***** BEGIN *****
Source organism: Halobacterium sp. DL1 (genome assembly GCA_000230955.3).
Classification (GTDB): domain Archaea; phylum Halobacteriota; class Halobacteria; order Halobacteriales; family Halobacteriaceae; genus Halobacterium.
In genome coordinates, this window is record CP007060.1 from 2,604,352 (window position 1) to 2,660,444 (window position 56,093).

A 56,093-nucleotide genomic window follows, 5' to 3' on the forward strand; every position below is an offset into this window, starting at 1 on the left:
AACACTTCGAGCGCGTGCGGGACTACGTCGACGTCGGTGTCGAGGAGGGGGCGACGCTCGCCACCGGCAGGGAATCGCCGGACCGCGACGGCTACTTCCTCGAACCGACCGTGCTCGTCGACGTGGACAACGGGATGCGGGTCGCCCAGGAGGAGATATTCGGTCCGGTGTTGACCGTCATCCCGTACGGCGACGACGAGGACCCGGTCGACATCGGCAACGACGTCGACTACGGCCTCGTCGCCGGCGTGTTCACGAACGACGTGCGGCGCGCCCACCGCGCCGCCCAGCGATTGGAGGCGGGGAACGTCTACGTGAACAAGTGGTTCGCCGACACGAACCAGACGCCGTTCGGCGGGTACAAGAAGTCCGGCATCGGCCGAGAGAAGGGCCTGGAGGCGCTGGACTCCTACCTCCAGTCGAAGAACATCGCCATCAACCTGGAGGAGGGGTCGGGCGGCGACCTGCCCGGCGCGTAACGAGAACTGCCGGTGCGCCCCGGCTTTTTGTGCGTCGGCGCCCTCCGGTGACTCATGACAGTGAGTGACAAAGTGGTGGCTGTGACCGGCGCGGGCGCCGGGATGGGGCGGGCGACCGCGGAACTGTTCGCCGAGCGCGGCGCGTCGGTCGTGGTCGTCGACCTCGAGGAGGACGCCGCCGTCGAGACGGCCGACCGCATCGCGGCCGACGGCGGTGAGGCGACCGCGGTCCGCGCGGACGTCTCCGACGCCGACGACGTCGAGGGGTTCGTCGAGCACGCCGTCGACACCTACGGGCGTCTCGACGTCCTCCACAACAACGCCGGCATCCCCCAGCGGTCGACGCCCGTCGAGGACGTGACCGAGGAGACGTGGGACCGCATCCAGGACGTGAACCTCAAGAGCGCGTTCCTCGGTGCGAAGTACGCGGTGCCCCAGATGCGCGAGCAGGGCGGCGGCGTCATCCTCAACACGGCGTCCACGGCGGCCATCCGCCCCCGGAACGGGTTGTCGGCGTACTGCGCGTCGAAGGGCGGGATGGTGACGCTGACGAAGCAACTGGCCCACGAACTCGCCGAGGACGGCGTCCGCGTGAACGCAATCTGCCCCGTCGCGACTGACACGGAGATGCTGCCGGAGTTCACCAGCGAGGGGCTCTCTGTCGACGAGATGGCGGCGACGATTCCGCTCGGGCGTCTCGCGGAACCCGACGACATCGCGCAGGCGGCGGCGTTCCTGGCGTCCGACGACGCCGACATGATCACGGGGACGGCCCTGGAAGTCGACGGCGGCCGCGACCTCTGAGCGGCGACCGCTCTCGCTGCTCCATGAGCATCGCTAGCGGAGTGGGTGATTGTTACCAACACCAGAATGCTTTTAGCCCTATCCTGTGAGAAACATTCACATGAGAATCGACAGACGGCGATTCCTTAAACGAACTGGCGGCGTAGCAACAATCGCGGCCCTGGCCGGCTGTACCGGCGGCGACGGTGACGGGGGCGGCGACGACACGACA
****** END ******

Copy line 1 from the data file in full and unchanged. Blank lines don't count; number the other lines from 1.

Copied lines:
Source organism: Halobacterium sp. DL1 (genome assembly GCA_000230955.3).